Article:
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[kuhm-fer-ting] /ˈkʌm fər tɪŋ/
affording comfort or solace.
1250-1300; Middle English; see comfort, -ing2
Related forms
comfortingly, adverb
uncomforting, adjective


[kuhm-fert] /ˈkʌm fərt/
verb (used with object)
to soothe, console, or reassure; bring cheer to:
They tried to comfort her after her loss.
to make physically comfortable.
Obsolete. to aid; support or encourage.
relief in affliction; consolation; solace:
Her presence was a comfort to him.
a feeling of relief or consolation:
Her forgiveness afforded him great comfort.
a person or thing that gives consolation:
She was a great comfort to him.
a cause or matter of relief or satisfaction:
The patient's recovery was a comfort to the doctor.
a state of ease and satisfaction of bodily wants, with freedom from pain and anxiety:
He is a man who enjoys his comfort.
something that promotes such a state:
His wealth allows him to enjoy a high degree of comfort.
Chiefly Midland and Southern U.S. a comforter or quilt.
Obsolete. strengthening aid; assistance.
1175-1225; (v.) Middle English comfortien, variant of confortien, conforten < Anglo-French, Old French conforter < Late Latin confortāre to strengthen, equivalent to con- con- + -fortāre verbal derivative of Latin fortis strong; (noun) Middle English < Anglo-French, Old French, noun derivative of the v.
Related forms
comfortless, adjective
uncomforted, adjective
Can be confused
comfit, comfort (see synonym study at the current entry)
1. pacify, calm, solace, gladden. Comfort, console, relieve, soothe imply assuaging sorrow, worry, discomfort, or pain. To comfort is to lessen the sadness or sorrow of someone and to strengthen by inspiring with hope and restoring a cheerful outlook: to comfort a despairing person. Console, a more formal word, means to make grief or distress seem lighter, by means of kindness and thoughtful attentions: to console a bereaved parent. Relieve means to lighten, lessen, or remove pain, trouble, discomfort, or hardship: to relieve a needy person. Soothe means to pacify or calm: to soothe a child. 1, 2. ease. 8. See ease. Unabridged
Based on the Random House Dictionary, © Random House, Inc. 2015.
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Examples from the web for comforting
  • Meditation can then be used to prevent pain from coming back by sweeping your body and mind with comforting thoughts and images.
  • The new work seems to contradict that comforting idea.
  • How comforting to have so much faith in science and humanity.
  • It is perversely comforting to reflect that people have been anticipating the end of the world for so many centuries.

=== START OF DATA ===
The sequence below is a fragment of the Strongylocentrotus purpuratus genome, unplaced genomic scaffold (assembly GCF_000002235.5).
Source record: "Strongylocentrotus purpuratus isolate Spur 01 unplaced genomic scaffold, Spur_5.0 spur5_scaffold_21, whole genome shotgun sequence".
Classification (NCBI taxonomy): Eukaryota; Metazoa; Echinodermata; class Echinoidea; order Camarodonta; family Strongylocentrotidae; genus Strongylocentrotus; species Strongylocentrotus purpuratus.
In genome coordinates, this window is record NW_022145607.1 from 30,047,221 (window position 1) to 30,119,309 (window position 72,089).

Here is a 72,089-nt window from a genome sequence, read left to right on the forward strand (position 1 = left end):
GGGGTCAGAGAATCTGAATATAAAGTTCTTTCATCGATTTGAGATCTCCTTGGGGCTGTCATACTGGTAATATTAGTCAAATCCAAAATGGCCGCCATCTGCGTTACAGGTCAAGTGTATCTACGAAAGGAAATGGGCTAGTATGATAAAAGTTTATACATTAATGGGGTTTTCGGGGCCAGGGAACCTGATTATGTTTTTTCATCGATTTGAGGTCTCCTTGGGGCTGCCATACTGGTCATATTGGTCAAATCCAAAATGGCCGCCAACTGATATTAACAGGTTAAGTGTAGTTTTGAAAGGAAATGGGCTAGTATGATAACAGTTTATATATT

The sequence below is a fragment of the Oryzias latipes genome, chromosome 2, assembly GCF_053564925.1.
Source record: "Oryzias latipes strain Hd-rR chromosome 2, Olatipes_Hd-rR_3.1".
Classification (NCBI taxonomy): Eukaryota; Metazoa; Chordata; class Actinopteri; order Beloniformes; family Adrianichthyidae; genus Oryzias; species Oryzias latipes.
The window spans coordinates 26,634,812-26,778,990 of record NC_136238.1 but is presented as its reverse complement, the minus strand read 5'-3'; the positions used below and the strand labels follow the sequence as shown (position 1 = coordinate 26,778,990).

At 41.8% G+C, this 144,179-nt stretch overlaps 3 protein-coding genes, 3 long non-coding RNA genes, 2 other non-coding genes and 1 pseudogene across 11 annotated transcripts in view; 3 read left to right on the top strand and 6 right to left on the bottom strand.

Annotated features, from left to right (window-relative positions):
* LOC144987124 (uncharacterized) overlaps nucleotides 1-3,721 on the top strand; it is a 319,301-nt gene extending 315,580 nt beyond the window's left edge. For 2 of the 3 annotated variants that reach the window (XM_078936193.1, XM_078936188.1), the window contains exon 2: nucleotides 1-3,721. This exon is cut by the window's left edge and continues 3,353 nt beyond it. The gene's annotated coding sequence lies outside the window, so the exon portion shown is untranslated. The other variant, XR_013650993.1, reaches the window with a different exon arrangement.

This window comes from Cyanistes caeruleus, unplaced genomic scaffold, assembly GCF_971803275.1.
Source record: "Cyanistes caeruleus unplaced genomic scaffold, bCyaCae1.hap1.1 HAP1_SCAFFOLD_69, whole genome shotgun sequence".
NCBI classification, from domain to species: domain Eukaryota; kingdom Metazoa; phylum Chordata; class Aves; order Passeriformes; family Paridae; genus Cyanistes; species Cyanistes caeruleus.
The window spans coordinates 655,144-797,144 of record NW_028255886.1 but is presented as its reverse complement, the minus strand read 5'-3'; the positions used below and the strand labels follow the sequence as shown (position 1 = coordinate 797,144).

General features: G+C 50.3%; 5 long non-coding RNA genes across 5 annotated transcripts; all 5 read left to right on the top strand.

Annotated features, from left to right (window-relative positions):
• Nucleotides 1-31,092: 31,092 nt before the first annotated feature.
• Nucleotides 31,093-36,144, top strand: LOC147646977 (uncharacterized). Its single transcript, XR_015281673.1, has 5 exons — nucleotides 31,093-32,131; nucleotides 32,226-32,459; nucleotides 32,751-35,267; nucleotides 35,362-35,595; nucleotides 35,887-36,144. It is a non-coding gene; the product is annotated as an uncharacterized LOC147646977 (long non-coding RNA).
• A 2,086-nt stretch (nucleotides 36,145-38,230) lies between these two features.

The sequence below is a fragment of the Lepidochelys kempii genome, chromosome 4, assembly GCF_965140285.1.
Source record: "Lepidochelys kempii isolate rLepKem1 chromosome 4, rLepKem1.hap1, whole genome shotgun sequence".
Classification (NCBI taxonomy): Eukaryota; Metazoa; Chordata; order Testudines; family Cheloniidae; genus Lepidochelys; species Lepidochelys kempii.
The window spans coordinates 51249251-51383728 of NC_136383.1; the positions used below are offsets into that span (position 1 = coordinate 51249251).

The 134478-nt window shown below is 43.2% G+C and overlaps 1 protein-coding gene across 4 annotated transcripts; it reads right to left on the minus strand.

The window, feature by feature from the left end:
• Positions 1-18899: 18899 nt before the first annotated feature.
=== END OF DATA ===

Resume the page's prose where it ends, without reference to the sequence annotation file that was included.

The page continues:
• But it's comforting to know that the big cats share some of the house cats' cuddlier characteristics.
  • There's something comforting, too, about the thought that we're still enjoying these same plants today.
  • Even the bleakest academic career path has a certain comforting familiarity about it.
  • It may not be comforting to those looking at facially, but for the students it might have been what they wanted.
  • It's strangely comforting--since the discouraging lyrics are matched with pretty hopeful feeling music.
  • Not entirely comforting, but overwhelmingly, the people shot are also carrying guns.
British Dictionary definitions for comforting


a state of ease or well-being
relief from affliction, grief, etc
a person, thing, or event that brings solace or ease
(obsolete) support
(usually pl) something that affords physical ease and relaxation
verb (transitive)
to ease the pain of; soothe; cheer
to bring physical ease to
Derived Forms
comforting, adjective
comfortingly, adverb
comfortless, adjective
comfortlessly, adverb
comfortlessness, noun
Word Origin
C13: from Old French confort, from Late Latin confortāre to strengthen very much, from Latin con- (intensive) + fortis strong
Collins English Dictionary - Complete & Unabridged 2012 Digital Edition
© William Collins Sons & Co. Ltd. 1979, 1986 © HarperCollins
Publishers 1998, 2000, 2003, 2005, 2006, 2007, 2009, 2012
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Word Origin and History for comforting



late 13c., conforten "to cheer up, console," from Old French conforter "to comfort, to solace; to help, strengthen," from Late Latin confortare "to strengthen much" (used in Vulgate), from Latin com-, intensive prefix (see com-), + fortis "strong" (see fort). Change of -n- to -m- began in English 14c. Related: Comforted; comforting.


c.1200, "feeling of relief" (as still in to take comfort in something); also "source of alleviation or relief;" from Old French confort (see comfort (v.)). Replaced Old English frofor. Comforts (as opposed to necessities and luxuries) is from 1650s.

Online Etymology Dictionary, © 2010 Douglas Harper
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Idioms and Phrases with comforting
The American Heritage® Idioms Dictionary
Copyright © 2002, 2001, 1995 by Houghton Mifflin Company. Published by Houghton Mifflin Company.
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